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Saturday, December 07, 2019

Hope, the elusive door in a dreary world

Hope, the theme of Advent this week. We hope for what we don’t see, and yet every day the not-seeing-yet just feels like a mire.

Just one day of examples, here’s Friday. No major tragedies, just the slog.

Friday mornings start with staff CME (continuing medical education) at the hospital, and our newly minted doctor Isaiah is presenting. People trickle in, the computer doesn’t work at first, the usual glitches adding up to about a 45 minute delay, but he has a well organized presentation and an active teaching style.  I’m proud of him, but I only get to hear the first 15 minutes or so before our nutrition team, whom I have given a ride to, calls me back to the ward, saying there is a really sick patient. Since there is no real system of vital signs, handover, or emergency response, it is not until they walk onto the ward to weigh people that the little 8 year old in the first bed who is writhing in delirium attracts any notice.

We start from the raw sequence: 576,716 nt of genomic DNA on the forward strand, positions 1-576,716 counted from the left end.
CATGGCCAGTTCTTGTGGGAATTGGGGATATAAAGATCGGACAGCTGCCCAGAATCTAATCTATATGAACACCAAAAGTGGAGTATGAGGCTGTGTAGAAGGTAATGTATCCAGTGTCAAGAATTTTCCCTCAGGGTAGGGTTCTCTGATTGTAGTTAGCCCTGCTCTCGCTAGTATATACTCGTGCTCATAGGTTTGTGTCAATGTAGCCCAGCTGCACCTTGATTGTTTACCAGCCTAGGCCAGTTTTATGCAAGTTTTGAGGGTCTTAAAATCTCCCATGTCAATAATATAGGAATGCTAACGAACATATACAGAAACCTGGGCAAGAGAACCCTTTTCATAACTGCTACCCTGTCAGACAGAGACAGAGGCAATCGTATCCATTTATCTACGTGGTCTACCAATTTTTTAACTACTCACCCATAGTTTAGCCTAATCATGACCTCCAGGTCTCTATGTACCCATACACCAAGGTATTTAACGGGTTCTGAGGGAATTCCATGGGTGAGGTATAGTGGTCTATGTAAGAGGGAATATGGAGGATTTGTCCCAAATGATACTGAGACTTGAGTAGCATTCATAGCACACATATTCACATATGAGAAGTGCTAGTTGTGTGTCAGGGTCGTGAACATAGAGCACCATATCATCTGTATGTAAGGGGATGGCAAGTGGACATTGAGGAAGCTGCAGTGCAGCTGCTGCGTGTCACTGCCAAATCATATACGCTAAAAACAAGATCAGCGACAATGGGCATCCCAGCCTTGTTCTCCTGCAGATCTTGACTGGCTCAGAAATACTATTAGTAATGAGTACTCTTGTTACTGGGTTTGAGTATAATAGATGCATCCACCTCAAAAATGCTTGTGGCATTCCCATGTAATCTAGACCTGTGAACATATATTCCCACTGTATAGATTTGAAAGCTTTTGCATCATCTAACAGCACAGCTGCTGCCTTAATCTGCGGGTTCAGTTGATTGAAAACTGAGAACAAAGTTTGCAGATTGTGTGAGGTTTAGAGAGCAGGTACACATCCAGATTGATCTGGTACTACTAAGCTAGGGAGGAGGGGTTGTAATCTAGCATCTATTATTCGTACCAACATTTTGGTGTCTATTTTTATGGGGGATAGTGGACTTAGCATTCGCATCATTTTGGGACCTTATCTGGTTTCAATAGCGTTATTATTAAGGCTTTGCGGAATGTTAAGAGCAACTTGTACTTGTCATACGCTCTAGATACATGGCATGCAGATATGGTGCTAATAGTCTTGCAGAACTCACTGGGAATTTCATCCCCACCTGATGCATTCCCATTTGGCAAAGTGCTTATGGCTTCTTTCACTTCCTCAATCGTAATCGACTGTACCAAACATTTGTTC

I hurry over from the CME building to the ward, and find the night nurse miraculously still present, When I ask who is sick he’s aware that it is this patient but has no information about her, and has not evaluated her in any way. So it takes me a while to piece together from the family and her scribbled exercise book which is a medical record that she does NOT have cerebral malaria . . . In fact she has sickle cell disease and a cough and when I take vitals her oxygen saturation’s are in the 70’s and her lungs are full of pneumonia. She’s right next to one of our two oxygen cylinders (thanks to Dr. Marc’s project) because she’s next to another boy with acute chest syndrome from sickle cell, so I take the oxygen and put it on her, and it’s amazing.  She calms immediately.  She was writhing from a sense of suffocation, and now she relaxes into breathe-ability.  Her dad tells me, she was on oxygen part of the night but the nurse removed it.  I ask the nurse why, and he says, she had been on it too long. Because of the scant nature of oxygen supplies, they tend to parse it out and as soon as my back is turned they turn it off.  Deep breath for ME and patiently try to explain to him and the day duty nurse that we must monitor patients and not just stop oxygen based on time, but on a patient’s improving response. But now we have no oxygen for the other boy, whose saturation’s are 80% (up from 60’s), which means calling the med sup to replace an empty tank which had ironically been left on with no patient attached while they turned off the one for the girl who needed it . . . And when that arrives, finding the small wrench (spanner) that allows changing regulators and opening it.  And climbing up on a table myself to open the replaced tank. And so it goes. Nothing is as simple as simply writing a dose or ordering a lab. We diagnosed TB by taking a gastric aspirate gene expert sample two days ago, but . . . The mom didn’t understand she had to walk over the TB clinic to get the meds, and the nurse just injected ampicillin and moved on. This toddler is actually a defaulter on therapy.  I diagnosed her previously this year, but when her mom had a baby three months ago it was too hard to come back to the hospital and her toddler was better so they quit. And it seems the grandfather is probably coughing out TB at home and reinfecting everyone, but refusing to come in, so I told them they can’t be discharged home until he comes. They seemed to get it. The second-sickest (per the early call) was a 12 year old boy unconscious after a shotgun of anti-psychotics and seizure meds (not making this up, 5 different meds) were injected in him overnight. The “mental health” nurse is on leave, but he thankfully takes my call and COMES IN ANYWAY for which I am deeply grateful. He actually talks to the family and finds out that the boy’s father died and this month the uncles took back the land and house he and his mom had inherited, and tore the house down, leaving them homeless. We narrow down to one antidepressant and counseling, but what he really needs is justice.